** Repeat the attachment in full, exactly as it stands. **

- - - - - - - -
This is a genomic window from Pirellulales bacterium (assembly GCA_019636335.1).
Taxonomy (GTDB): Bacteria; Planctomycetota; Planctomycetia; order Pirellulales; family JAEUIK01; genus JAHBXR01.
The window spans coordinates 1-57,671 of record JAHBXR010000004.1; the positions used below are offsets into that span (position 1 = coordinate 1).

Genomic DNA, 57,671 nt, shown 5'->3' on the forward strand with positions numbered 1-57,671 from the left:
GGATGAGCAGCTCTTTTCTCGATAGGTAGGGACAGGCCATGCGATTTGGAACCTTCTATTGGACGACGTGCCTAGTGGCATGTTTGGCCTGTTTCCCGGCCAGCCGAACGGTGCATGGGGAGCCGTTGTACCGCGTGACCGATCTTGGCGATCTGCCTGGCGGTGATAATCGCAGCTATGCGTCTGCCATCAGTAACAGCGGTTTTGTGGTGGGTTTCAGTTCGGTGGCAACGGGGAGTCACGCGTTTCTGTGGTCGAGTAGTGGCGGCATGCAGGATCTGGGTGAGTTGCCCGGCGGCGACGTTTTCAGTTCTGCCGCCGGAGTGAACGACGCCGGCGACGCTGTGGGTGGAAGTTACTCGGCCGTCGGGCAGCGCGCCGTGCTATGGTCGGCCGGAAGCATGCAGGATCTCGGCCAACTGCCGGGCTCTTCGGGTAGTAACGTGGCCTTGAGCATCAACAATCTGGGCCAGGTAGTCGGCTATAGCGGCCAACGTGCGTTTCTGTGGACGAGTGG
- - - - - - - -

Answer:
This is a genomic window from Pirellulales bacterium (assembly GCA_019636335.1).
Taxonomy (GTDB): Bacteria; Planctomycetota; Planctomycetia; order Pirellulales; family JAEUIK01; genus JAHBXR01.
The window spans coordinates 1-57,671 of record JAHBXR010000004.1; the positions used below are offsets into that span (position 1 = coordinate 1).

Genomic DNA, 57,671 nt, shown 5'->3' on the forward strand with positions numbered 1-57,671 from the left:
GGATGAGCAGCTCTTTTCTCGATAGGTAGGGACAGGCCATGCGATTTGGAACCTTCTATTGGACGACGTGCCTAGTGGCATGTTTGGCCTGTTTCCCGGCCAGCCGAACGGTGCATGGGGAGCCGTTGTACCGCGTGACCGATCTTGGCGATCTGCCTGGCGGTGATAATCGCAGCTATGCGTCTGCCATCAGTAACAGCGGTTTTGTGGTGGGTTTCAGTTCGGTGGCAACGGGGAGTCACGCGTTTCTGTGGTCGAGTAGTGGCGGCATGCAGGATCTGGGTGAGTTGCCCGGCGGCGACGTTTTCAGTTCTGCCGCCGGAGTGAACGACGCCGGCGACGCTGTGGGTGGAAGTTACTCGGCCGTCGGGCAGCGCGCCGTGCTATGGTCGGCCGGAAGCATGCAGGATCTCGGCCAACTGCCGGGCTCTTCGGGTAGTAACGTGGCCTTGAGCATCAACAATCTGGGCCAGGTAGTCGGCTATAGCGGCCAACGTGCGTTTCTGTGGACGAGTGG